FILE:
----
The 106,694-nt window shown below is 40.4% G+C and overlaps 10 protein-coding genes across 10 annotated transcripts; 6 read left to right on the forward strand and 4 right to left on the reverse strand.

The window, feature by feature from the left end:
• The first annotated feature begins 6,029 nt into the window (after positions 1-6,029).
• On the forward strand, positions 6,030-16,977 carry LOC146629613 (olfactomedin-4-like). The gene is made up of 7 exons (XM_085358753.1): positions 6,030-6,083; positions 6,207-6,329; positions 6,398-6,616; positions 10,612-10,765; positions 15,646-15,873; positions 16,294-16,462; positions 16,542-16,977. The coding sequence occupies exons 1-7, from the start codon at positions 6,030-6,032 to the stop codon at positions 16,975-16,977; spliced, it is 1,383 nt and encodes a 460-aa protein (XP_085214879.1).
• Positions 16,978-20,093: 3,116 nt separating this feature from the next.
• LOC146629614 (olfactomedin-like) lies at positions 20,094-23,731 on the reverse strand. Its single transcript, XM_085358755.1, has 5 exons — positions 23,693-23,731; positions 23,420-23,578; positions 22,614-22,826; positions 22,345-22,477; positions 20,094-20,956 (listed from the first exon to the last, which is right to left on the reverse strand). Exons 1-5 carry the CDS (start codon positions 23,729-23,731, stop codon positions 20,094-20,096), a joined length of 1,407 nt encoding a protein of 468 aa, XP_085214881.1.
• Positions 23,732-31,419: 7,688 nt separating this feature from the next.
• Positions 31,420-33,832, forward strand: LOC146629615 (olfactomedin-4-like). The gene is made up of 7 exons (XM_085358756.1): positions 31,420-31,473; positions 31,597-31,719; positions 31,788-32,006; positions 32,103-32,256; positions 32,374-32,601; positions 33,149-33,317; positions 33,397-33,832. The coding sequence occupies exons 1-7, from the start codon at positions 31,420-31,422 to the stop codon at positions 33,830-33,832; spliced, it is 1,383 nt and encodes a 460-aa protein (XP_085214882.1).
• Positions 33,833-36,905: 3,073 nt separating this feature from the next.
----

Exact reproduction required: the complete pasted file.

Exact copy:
The 106,694-nt window shown below is 40.4% G+C and overlaps 10 protein-coding genes across 10 annotated transcripts; 6 read left to right on the forward strand and 4 right to left on the reverse strand.

The window, feature by feature from the left end:
• The first annotated feature begins 6,029 nt into the window (after positions 1-6,029).
• On the forward strand, positions 6,030-16,977 carry LOC146629613 (olfactomedin-4-like). The gene is made up of 7 exons (XM_085358753.1): positions 6,030-6,083; positions 6,207-6,329; positions 6,398-6,616; positions 10,612-10,765; positions 15,646-15,873; positions 16,294-16,462; positions 16,542-16,977. The coding sequence occupies exons 1-7, from the start codon at positions 6,030-6,032 to the stop codon at positions 16,975-16,977; spliced, it is 1,383 nt and encodes a 460-aa protein (XP_085214879.1).
• Positions 16,978-20,093: 3,116 nt separating this feature from the next.
• LOC146629614 (olfactomedin-like) lies at positions 20,094-23,731 on the reverse strand. Its single transcript, XM_085358755.1, has 5 exons — positions 23,693-23,731; positions 23,420-23,578; positions 22,614-22,826; positions 22,345-22,477; positions 20,094-20,956 (listed from the first exon to the last, which is right to left on the reverse strand). Exons 1-5 carry the CDS (start codon positions 23,729-23,731, stop codon positions 20,094-20,096), a joined length of 1,407 nt encoding a protein of 468 aa, XP_085214881.1.
• Positions 23,732-31,419: 7,688 nt separating this feature from the next.
• Positions 31,420-33,832, forward strand: LOC146629615 (olfactomedin-4-like). The gene is made up of 7 exons (XM_085358756.1): positions 31,420-31,473; positions 31,597-31,719; positions 31,788-32,006; positions 32,103-32,256; positions 32,374-32,601; positions 33,149-33,317; positions 33,397-33,832. The coding sequence occupies exons 1-7, from the start codon at positions 31,420-31,422 to the stop codon at positions 33,830-33,832; spliced, it is 1,383 nt and encodes a 460-aa protein (XP_085214882.1).
• Positions 33,833-36,905: 3,073 nt separating this feature from the next.